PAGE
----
Nats knocked out of first

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ATLANTA — It took Livan Hernandez 105 pitches to carry the Washington Nationals to the verge of perhaps their biggest win of the year.

It then took Chad Cordero and Luis Ayala a combined 10 pitches to throw it all away.

There wasn’t much else to say about last night’s 3-2, 10-inning loss to the Atlanta Braves, a loss that dropped the Nationals out of first place in the National League East for the first time since June4.

“All we had to do was get three outs,” manager Frank Robinson lamented. “We couldn’t do it tonight.”

Just when Washington looked on the verge of righting its wayward season, leave it to the Braves to deliver a harsh dose of reality, to state once again that this division is theirs until someone else knocks them off their lofty perch.

Not that the Nationals (55-45) didn’t put themselves in position to at least deliver a solid blow to their chief rivals last night. Behind Hernandez’s eight innings of five-hit ball, Washington took a 2-1 lead into the ninth inning and left the Turner Field crowd of 43,308 sweating things out.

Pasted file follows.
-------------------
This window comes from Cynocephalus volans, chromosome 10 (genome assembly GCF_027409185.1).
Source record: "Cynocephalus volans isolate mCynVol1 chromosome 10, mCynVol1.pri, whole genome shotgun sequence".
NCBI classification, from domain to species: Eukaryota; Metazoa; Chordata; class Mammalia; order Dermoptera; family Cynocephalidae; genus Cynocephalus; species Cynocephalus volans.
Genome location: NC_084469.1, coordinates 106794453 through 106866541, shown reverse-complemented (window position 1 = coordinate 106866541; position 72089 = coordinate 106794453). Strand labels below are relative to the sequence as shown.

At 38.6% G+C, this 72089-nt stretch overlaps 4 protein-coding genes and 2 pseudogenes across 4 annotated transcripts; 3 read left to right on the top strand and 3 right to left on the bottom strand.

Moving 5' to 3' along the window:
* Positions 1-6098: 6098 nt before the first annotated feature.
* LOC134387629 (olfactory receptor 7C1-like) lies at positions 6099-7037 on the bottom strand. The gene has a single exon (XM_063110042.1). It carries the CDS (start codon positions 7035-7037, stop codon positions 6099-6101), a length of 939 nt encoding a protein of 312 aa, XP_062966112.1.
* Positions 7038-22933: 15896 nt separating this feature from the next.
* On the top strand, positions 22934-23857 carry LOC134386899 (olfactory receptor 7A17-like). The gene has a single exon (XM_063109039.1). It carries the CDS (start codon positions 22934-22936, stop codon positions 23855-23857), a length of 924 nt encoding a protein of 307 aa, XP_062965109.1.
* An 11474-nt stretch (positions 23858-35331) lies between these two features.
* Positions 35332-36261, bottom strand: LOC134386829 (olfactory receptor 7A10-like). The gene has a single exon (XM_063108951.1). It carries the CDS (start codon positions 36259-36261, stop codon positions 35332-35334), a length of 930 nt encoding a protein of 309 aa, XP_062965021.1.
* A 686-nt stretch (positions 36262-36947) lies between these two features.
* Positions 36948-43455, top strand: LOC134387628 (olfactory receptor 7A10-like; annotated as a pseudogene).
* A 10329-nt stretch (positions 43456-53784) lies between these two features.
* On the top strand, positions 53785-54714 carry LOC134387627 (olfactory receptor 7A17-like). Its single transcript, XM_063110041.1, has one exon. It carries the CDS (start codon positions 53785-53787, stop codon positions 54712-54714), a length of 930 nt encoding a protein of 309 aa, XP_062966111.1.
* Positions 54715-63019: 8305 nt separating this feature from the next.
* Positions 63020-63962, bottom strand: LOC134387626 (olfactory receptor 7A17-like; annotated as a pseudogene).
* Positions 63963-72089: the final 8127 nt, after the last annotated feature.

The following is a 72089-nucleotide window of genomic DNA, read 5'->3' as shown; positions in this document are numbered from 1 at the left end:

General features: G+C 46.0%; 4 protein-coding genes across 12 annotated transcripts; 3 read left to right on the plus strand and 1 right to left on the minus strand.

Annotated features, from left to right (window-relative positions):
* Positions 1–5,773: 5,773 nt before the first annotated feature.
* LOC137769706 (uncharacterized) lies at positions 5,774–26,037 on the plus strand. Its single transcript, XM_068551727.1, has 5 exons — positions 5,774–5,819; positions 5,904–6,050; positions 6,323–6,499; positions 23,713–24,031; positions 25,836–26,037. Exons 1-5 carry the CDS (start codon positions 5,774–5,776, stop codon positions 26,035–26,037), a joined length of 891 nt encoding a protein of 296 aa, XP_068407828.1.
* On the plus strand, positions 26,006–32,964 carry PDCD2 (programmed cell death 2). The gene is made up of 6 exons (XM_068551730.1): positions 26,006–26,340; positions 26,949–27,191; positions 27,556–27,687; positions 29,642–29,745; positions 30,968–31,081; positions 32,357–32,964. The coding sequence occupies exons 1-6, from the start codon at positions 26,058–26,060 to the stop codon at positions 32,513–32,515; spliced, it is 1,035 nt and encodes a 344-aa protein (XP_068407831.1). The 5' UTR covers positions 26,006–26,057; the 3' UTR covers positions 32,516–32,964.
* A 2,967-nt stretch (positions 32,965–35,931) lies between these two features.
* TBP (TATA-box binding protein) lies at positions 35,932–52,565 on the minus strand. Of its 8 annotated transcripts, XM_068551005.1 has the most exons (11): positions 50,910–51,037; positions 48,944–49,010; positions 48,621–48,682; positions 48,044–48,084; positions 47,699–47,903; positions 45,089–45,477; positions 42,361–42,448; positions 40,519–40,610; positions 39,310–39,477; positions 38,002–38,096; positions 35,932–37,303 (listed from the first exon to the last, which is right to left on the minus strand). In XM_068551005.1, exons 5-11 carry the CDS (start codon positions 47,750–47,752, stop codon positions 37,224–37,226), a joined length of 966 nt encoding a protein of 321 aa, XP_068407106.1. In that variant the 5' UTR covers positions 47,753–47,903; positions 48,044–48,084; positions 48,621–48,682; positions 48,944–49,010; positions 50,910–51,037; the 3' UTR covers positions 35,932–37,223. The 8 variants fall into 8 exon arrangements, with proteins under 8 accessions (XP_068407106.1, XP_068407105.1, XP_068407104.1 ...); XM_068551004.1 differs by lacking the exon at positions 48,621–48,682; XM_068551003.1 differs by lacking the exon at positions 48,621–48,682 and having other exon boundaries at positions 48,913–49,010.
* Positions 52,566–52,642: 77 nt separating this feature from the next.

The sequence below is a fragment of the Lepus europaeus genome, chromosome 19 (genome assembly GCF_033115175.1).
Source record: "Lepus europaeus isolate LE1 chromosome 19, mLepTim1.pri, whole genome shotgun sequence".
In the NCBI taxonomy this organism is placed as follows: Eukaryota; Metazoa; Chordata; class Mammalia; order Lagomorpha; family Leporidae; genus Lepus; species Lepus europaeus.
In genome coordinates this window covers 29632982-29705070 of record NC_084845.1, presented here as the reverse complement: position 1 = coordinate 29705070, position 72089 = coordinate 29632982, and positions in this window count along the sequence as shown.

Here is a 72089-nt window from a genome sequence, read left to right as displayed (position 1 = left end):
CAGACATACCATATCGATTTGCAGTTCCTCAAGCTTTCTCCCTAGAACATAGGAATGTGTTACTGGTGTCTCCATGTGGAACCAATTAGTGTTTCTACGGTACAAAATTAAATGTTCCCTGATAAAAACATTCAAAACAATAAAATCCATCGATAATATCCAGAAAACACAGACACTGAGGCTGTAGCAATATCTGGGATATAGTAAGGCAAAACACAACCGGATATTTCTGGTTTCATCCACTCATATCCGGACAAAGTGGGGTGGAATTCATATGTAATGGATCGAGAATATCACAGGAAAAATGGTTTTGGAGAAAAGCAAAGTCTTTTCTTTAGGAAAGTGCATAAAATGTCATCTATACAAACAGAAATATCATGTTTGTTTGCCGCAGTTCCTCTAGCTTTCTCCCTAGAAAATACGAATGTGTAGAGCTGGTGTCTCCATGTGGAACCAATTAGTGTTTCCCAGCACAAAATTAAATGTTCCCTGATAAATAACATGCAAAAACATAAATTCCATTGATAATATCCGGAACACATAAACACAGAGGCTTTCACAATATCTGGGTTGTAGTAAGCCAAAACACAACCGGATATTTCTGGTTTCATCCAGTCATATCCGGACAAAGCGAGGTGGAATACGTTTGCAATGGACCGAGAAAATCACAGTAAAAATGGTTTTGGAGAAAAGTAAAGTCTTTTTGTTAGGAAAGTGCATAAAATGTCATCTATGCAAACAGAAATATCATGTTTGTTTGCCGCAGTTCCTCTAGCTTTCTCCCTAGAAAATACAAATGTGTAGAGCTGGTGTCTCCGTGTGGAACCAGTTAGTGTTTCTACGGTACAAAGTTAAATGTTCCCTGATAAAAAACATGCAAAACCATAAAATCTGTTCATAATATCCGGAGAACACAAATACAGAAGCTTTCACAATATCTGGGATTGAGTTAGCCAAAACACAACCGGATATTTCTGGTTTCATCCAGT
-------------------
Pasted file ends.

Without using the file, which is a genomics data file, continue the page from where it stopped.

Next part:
As he has done so many times this season, Robinson put the game in the hands of Cordero, his unflappable 23-year-old closer who was 34-for-37 in save opportunities.

Make that 34-for-38. Cordero was greeted rudely, allowing the Braves (56-44) to tie the game in a span of three pitches. Andruw Jones doubled. Chipper Jones singled him to third. Adam LaRoche lofted a sacrifice fly to right.

Before Cordero knew what hit him, he had blown the lead. His aggressive, go-right-after-the-hitter approach had come back to haunt him this time.

“That’s the way it goes,” Robinson said. “That’s the way he comes after you.”

The rest was academic, though no less painful to watch. The Nationals went down in order in the top of the 10th, then handed Atlanta the game in the bottom of the inning.

Left-hander Mike Stanton (0-1) allowed a leadoff single to Brian McCann. Four batters later, Robinson summoned righty Ayala to face Marcus Giles with two on and two out, then cringed as Ayala plunked Giles on a 1-1 pitch and walked Andruw Jones on four straight to force in the winning run.

“I tried to throw a sinker to the middle [of the plate], but the pitch stayed up,” said Ayala of his game-ending, high-and-outside ball to Jones.

Ayala and catcher Brian Schneider argued with plate umpire Bruce Dreckman, believing the pitch was a strike, but Robinson said there was no reason for Ayala to leave things to chance in that situation.

“Throw a ball over the middle of the plate,” the manager said. “You think he’s swinging 3-0? No. And if he is, let him swing at that. It looked to me like he was trying to make the perfect pitch, outside corner.”

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